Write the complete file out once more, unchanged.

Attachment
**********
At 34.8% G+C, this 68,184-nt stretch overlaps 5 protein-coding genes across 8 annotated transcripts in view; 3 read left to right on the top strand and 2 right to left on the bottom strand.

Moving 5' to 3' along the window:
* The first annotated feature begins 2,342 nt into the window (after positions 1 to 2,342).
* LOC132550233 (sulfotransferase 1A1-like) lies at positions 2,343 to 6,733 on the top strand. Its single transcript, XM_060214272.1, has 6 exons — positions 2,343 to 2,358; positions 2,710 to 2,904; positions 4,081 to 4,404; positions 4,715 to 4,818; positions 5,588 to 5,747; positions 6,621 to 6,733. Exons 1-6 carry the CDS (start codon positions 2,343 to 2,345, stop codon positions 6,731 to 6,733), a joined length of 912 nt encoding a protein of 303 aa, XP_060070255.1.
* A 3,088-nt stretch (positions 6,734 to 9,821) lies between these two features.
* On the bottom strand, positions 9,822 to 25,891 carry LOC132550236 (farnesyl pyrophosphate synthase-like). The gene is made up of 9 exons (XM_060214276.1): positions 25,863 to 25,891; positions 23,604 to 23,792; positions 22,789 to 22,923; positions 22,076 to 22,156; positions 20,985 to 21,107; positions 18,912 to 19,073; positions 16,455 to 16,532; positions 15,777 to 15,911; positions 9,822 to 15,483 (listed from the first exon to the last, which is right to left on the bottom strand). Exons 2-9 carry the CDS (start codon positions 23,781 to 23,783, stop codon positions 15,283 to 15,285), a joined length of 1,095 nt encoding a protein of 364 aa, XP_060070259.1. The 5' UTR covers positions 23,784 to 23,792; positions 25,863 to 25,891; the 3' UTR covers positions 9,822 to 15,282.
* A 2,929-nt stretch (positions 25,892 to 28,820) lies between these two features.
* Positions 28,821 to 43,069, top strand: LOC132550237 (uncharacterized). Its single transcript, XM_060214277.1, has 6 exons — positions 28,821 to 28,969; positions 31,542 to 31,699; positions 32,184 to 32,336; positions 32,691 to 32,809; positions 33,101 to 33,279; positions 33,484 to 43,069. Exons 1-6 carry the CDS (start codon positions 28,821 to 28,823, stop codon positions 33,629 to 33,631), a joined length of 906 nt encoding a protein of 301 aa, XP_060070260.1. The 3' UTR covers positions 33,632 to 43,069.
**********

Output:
At 34.8% G+C, this 68,184-nt stretch overlaps 5 protein-coding genes across 8 annotated transcripts in view; 3 read left to right on the top strand and 2 right to left on the bottom strand.

Moving 5' to 3' along the window:
* The first annotated feature begins 2,342 nt into the window (after positions 1 to 2,342).
* LOC132550233 (sulfotransferase 1A1-like) lies at positions 2,343 to 6,733 on the top strand. Its single transcript, XM_060214272.1, has 6 exons — positions 2,343 to 2,358; positions 2,710 to 2,904; positions 4,081 to 4,404; positions 4,715 to 4,818; positions 5,588 to 5,747; positions 6,621 to 6,733. Exons 1-6 carry the CDS (start codon positions 2,343 to 2,345, stop codon positions 6,731 to 6,733), a joined length of 912 nt encoding a protein of 303 aa, XP_060070255.1.
* A 3,088-nt stretch (positions 6,734 to 9,821) lies between these two features.
* On the bottom strand, positions 9,822 to 25,891 carry LOC132550236 (farnesyl pyrophosphate synthase-like). The gene is made up of 9 exons (XM_060214276.1): positions 25,863 to 25,891; positions 23,604 to 23,792; positions 22,789 to 22,923; positions 22,076 to 22,156; positions 20,985 to 21,107; positions 18,912 to 19,073; positions 16,455 to 16,532; positions 15,777 to 15,911; positions 9,822 to 15,483 (listed from the first exon to the last, which is right to left on the bottom strand). Exons 2-9 carry the CDS (start codon positions 23,781 to 23,783, stop codon positions 15,283 to 15,285), a joined length of 1,095 nt encoding a protein of 364 aa, XP_060070259.1. The 5' UTR covers positions 23,784 to 23,792; positions 25,863 to 25,891; the 3' UTR covers positions 9,822 to 15,282.
* A 2,929-nt stretch (positions 25,892 to 28,820) lies between these two features.
* Positions 28,821 to 43,069, top strand: LOC132550237 (uncharacterized). Its single transcript, XM_060214277.1, has 6 exons — positions 28,821 to 28,969; positions 31,542 to 31,699; positions 32,184 to 32,336; positions 32,691 to 32,809; positions 33,101 to 33,279; positions 33,484 to 43,069. Exons 1-6 carry the CDS (start codon positions 28,821 to 28,823, stop codon positions 33,629 to 33,631), a joined length of 906 nt encoding a protein of 301 aa, XP_060070260.1. The 3' UTR covers positions 33,632 to 43,069.